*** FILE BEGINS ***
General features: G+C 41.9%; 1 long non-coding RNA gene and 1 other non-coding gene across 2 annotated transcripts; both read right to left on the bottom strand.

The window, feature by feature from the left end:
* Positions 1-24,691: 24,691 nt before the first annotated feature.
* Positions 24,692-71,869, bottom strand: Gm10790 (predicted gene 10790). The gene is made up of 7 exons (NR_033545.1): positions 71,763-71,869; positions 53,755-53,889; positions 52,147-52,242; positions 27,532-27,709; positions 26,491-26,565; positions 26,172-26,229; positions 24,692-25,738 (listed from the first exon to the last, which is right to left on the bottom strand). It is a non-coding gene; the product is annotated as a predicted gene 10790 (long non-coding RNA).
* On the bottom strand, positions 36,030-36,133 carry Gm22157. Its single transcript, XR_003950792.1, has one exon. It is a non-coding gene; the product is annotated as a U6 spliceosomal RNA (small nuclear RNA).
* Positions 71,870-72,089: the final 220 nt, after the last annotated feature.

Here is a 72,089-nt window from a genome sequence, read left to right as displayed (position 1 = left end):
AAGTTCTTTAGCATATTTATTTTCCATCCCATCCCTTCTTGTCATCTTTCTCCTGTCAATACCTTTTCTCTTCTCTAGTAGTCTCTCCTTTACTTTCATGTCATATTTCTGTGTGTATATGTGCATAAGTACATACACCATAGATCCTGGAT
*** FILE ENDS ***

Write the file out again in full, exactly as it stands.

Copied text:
General features: G+C 41.9%; 1 long non-coding RNA gene and 1 other non-coding gene across 2 annotated transcripts; both read right to left on the bottom strand.

The window, feature by feature from the left end:
* Positions 1-24,691: 24,691 nt before the first annotated feature.
* Positions 24,692-71,869, bottom strand: Gm10790 (predicted gene 10790). The gene is made up of 7 exons (NR_033545.1): positions 71,763-71,869; positions 53,755-53,889; positions 52,147-52,242; positions 27,532-27,709; positions 26,491-26,565; positions 26,172-26,229; positions 24,692-25,738 (listed from the first exon to the last, which is right to left on the bottom strand). It is a non-coding gene; the product is annotated as a predicted gene 10790 (long non-coding RNA).
* On the bottom strand, positions 36,030-36,133 carry Gm22157. Its single transcript, XR_003950792.1, has one exon. It is a non-coding gene; the product is annotated as a U6 spliceosomal RNA (small nuclear RNA).
* Positions 71,870-72,089: the final 220 nt, after the last annotated feature.

Here is a 72,089-nt window from a genome sequence, read left to right as displayed (position 1 = left end):
AAGTTCTTTAGCATATTTATTTTCCATCCCATCCCTTCTTGTCATCTTTCTCCTGTCAATACCTTTTCTCTTCTCTAGTAGTCTCTCCTTTACTTTCATGTCATATTTCTGTGTGTATATGTGCATAAGTACATACACCATAGATCCTGGAT